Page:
The chardonnay backlash has barely affected Italian versions of every sommelier’s least favorite grape because so few people know that Italy even produces the grape. Based on my current blind tastings, this well-kept secret most definitely needs to be told: From Alto Adige to Piemonte and from Toscana to Umbria, there is delicious chardonnay available in a variety of styles. While most favor classic European understatement, there are many that will satisfy your taste for toast as well as any California expression. The following are standouts.
Castello della Sala “Bramito del Cervo,” Umbria IGT
Produced by the venerable house of Antinori, this wine was ahead of the curve with its first production in 1994. It’s all smoothness and roundness on the palate, with ripe apple and fig-like fruit and a creamy texture. Featuring subtle notes of buttered popcorn and a mild-but-lingering finish, it would be ideal with a white-sauce pasta.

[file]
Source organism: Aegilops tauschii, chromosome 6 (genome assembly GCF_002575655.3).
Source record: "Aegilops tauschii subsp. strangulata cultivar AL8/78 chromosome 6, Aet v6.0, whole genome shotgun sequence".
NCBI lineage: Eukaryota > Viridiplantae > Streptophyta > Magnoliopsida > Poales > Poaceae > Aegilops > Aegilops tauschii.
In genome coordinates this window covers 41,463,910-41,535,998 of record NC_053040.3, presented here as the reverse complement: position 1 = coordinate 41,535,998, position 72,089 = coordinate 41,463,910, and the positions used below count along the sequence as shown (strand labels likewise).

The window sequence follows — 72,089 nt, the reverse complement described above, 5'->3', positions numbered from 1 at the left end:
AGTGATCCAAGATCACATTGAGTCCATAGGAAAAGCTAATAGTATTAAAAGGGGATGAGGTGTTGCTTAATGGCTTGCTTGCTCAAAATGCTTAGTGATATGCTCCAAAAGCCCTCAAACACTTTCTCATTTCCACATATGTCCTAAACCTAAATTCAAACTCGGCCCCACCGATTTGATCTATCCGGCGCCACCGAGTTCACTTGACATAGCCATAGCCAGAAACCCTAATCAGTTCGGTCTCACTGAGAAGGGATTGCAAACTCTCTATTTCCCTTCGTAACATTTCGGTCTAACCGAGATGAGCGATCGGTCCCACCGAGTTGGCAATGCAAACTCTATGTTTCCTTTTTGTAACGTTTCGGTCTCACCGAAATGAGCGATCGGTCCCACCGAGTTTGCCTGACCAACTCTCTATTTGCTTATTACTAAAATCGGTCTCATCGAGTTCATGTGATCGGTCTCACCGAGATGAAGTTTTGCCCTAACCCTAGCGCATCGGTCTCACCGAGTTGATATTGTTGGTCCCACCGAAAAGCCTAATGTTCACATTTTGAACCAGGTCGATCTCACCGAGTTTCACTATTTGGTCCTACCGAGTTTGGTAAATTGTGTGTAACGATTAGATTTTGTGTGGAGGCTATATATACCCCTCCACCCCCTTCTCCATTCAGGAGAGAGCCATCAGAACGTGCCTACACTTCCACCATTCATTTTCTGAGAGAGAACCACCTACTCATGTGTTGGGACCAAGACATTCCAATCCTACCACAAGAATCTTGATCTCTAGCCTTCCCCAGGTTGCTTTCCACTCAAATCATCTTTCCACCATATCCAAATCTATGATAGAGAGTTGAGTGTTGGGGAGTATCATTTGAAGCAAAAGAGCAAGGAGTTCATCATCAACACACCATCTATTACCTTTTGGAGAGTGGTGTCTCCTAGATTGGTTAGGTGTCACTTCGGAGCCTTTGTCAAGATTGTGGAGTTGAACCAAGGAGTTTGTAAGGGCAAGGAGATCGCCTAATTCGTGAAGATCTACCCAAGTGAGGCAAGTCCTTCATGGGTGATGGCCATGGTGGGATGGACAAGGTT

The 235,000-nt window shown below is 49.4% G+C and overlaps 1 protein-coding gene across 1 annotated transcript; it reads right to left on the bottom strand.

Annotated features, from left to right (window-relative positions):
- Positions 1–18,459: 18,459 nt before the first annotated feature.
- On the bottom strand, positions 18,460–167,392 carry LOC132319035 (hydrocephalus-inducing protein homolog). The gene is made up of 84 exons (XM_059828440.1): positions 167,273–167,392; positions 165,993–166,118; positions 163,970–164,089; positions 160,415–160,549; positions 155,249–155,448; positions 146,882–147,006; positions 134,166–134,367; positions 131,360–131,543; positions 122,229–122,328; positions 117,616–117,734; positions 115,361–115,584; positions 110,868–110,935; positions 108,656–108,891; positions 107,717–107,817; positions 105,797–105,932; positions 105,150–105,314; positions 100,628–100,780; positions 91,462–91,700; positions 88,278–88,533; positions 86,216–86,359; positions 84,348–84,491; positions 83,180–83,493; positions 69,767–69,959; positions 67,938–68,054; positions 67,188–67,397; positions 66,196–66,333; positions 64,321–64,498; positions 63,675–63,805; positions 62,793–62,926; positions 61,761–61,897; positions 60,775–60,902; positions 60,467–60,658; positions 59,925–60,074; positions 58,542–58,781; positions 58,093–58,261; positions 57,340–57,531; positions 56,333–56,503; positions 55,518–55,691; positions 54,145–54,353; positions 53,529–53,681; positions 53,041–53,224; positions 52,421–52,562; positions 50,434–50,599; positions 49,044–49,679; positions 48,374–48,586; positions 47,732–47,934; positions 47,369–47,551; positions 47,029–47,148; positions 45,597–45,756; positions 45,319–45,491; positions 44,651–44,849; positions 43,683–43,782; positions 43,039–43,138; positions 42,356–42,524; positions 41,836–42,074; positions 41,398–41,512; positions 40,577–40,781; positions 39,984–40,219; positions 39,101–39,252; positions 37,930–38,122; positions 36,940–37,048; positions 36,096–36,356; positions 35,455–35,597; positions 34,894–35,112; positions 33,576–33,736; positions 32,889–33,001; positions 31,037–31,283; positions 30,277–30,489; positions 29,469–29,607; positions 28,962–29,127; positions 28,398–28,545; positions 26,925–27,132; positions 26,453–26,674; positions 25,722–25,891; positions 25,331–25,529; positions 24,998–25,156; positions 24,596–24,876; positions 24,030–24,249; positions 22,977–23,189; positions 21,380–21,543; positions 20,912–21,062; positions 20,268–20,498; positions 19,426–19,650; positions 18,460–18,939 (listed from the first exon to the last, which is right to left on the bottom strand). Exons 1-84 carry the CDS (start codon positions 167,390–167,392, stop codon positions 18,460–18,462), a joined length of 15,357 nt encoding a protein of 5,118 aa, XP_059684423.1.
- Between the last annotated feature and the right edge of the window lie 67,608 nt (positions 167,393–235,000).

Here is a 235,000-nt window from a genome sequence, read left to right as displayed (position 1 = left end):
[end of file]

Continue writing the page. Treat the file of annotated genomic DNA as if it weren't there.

$20, V. Cirace & Son, Boston
Cabreo “La Pietra” Chardonnay, Toscana IGT, 2013
This wine’s lineage dates back to the 1980s, and its aromatics feature almond, apple, pear skin and vanilla. Clean, ripe and fresh, with tuned-up acids and a minerally lemon-peel edge, this is a beautifully balanced chardonnay that’s versatile enough for broiled lobster or more delicate white fish fillets.
$42, Marty’s Fine Wines, Newton
Isole e Olena “Collezione Privata” Chardonnay, Toscana IGT, 2014
This great chianti producer’s chardonnay is a dead ringer for white burgundy. This vintage features a lavish velvety texture, with elegant notes of baking spices and fresh apples. Crisp, but with hints of cream and toasted herbs, it would make a great partner for an opulently flavored seafood stew.
$36, Colonial Spirits, Acton
Sandy Block is a master of wine and the vice president of beverage operations for Legal Sea Foods.